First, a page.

It appears that the writer John Green has recently discovered that he has aphantasia — “when your brain doesn’t form or use mental images as part of your thinking or imagination.” (The opposite of aphantasia is “hyperphantasia,” or having extremely vivid mental imagery. Most of us exist on a spectrum somewhere in the middle.)
People usually don’t discover they have aphantasia until they realize people aren’t speaking in metaphor when they say, “Picture this” or “picture an apple.” (A common example: someone will be in a meditation class and realize they can’t visualize a quiet stream or whatever.)
My wife Meghan only realized she has aphantasia after I blogged about it — and she has a master’s degree in architecture! (After I shared our revelation, I found out my friend Sachi LeFever is an aphantasiac, too — her husband Lee wrote a great post about it.)
When we come across art or writing that really speaks to us, it sometimes elicits a feeling of being part of something, as in, “I thought I was the only one!”
Discovering aphantasia is kind of flipped response: “Wait, you mean everybody else can do this?”
But depending on what you’re trying to do with your life, aphantasia can be an obstacle or it can be a gift.
For example: When Meghan is rearranging the furniture in the room, she has to push everything around before she can see whether it will work or not. This used to strike me as terribly inefficient — I could tell her, just from looking, that the couch isn’t going to fit there — until I realized that the novel arrangements she came up were because of her method. She will try out arrangements I wouldn’t bother with because I couldn’t visualize them. She doesn’t try to make the space something it’s not. Her eye isn’t clouded by visions, it’s focused on what’s actually in front of her. So her aphantasia, in this context, becomes a really powerful thing.
Many aphantasiacs report an internal monologue, or a kind of running radio in their head. (This is why it’s terribly frustrating for Meg when she has three boys talking at her at once — she literally can’t hear her own thoughts.)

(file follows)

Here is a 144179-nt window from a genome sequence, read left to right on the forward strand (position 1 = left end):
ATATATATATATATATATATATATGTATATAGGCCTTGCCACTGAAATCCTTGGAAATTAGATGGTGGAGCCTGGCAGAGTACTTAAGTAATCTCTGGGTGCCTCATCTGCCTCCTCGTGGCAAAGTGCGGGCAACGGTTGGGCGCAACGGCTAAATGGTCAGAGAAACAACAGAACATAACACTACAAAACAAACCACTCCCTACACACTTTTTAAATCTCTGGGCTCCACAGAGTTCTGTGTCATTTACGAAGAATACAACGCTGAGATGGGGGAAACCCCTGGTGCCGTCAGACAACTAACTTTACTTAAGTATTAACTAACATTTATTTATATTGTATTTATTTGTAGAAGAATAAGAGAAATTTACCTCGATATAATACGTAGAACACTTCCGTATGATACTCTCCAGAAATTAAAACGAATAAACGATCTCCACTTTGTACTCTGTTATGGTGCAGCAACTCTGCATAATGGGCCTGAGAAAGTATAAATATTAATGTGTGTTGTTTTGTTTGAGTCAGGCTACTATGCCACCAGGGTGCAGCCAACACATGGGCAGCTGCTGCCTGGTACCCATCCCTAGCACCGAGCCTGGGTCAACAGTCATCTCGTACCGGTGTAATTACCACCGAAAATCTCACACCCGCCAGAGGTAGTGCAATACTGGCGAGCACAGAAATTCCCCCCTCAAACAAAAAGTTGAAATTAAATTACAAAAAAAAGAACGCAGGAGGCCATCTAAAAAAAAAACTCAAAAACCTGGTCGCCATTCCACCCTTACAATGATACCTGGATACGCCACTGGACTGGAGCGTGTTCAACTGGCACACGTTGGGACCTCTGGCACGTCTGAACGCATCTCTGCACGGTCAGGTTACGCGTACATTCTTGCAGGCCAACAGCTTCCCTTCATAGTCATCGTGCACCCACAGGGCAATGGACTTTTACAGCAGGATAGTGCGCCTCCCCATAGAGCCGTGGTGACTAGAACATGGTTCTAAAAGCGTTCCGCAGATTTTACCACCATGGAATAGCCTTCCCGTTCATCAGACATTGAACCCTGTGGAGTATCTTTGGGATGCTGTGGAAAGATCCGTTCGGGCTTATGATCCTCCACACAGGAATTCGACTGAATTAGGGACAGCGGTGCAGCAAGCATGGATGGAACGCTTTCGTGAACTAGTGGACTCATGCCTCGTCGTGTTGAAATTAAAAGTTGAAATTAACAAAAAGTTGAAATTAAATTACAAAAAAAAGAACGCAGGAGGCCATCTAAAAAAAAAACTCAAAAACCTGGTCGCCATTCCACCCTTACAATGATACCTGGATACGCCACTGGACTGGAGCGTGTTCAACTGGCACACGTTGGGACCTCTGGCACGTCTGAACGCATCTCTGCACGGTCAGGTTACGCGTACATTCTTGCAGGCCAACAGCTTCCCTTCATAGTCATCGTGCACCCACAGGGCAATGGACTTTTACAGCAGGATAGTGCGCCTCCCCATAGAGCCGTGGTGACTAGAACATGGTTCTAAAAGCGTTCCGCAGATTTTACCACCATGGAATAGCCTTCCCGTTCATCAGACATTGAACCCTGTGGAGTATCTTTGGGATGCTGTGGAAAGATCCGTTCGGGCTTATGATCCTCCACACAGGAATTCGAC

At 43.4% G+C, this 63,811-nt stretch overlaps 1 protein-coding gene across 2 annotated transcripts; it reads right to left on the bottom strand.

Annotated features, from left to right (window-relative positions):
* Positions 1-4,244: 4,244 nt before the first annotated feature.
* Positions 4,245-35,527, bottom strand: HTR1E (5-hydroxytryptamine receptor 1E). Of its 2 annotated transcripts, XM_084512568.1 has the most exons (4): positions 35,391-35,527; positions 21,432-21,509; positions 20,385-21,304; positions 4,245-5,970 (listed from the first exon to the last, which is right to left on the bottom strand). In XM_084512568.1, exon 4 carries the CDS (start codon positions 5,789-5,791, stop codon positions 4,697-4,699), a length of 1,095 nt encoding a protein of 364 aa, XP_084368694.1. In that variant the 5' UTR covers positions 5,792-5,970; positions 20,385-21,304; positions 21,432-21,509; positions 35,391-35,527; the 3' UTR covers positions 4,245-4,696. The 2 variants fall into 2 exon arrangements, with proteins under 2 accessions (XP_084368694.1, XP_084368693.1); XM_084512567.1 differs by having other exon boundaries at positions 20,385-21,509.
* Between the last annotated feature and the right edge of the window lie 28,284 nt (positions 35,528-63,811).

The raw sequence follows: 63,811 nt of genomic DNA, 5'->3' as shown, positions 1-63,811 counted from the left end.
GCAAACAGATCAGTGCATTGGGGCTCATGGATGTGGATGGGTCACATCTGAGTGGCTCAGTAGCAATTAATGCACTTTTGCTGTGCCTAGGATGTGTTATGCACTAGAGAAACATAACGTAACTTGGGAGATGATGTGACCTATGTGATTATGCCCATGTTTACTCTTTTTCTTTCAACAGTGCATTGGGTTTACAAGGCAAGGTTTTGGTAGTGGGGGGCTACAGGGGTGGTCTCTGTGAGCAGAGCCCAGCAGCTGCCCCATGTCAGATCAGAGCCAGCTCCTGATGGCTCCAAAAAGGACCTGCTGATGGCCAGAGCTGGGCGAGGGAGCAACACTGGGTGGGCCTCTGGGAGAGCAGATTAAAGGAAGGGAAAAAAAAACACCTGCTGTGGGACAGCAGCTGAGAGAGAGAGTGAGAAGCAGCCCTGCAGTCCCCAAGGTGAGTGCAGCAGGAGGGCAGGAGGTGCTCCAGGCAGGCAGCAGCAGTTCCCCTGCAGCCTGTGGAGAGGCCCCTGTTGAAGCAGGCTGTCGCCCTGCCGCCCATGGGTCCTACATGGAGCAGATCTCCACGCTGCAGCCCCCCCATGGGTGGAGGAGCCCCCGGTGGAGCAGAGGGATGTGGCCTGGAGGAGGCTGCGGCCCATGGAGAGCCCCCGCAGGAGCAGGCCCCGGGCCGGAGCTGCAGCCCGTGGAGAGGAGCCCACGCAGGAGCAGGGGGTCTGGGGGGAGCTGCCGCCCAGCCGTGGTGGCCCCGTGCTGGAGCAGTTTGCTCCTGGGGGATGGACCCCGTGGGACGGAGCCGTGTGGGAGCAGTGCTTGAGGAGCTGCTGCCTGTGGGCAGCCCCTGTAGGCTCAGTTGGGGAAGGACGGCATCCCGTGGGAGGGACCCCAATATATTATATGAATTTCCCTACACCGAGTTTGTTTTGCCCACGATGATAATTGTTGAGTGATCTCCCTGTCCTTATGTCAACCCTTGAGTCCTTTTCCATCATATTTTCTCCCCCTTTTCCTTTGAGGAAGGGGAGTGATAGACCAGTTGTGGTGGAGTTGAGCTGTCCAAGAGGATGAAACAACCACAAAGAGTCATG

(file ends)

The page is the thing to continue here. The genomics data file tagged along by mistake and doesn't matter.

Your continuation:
But think of what a benefit thinking in language instead of pictures is to a writer! There’s no need to translate the pictures you see in your head into words. (More examples of writers talking about this benefit here.)
While it might seem like a superpower to be able to make all these pictures in your head, that doesn’t mean you can actually do anything with them.
You’d think such a condition would be a kind of death warrant assigned to a career in the visual arts, but not so! Ed Catmull, who co-founded Pixar and helped make huge advances in 3-D animation, announced “my mind’s eye is blind” a few years ago, and even found other animators at Pixar with aphantasia. He told the BBC that aphantasia helps clear up “some misconceptions about creativity”:
“People had conflated visualisation with creativity and imagination and one of the messages is, ‘they’re not the same thing’.
“The other one I think that people might have assumed, but if you think about it you can see why it’s false assumption, is you would think if a person could visualise, they’re more likely to be able to draw.
“If you open your eyes and you take out a pencil and pad, how many people can draw what they see? The answer is a very small number, so if you can’t draw what is in front of you then why would we expect that you would be able to draw what you visualise?”
(Related reading: “Visualisation and Why We Don’t Need it to Make Visual Art.”)
In several recent newsletters (see: “No expectations” and “You don’t need a vision”) I’ve been playing with the idea that having strong visions might inspire a kind of inflexibility in the artist that keeps them from seeing what’s in front of them and improvising a response.
Overall, I find it really interesting how resistant some people seem to be to the idea that our brains aren’t uniform, that there’s an endless variety of thinking and seeing and being and feeling. For me, I love learning how other brains work, because I not only find something I can take away for my own brain, my world expands, and something I thought was simple, like imagination, becomes richer and more complex.
To learn more about aphantasia, go to aphantasia.com.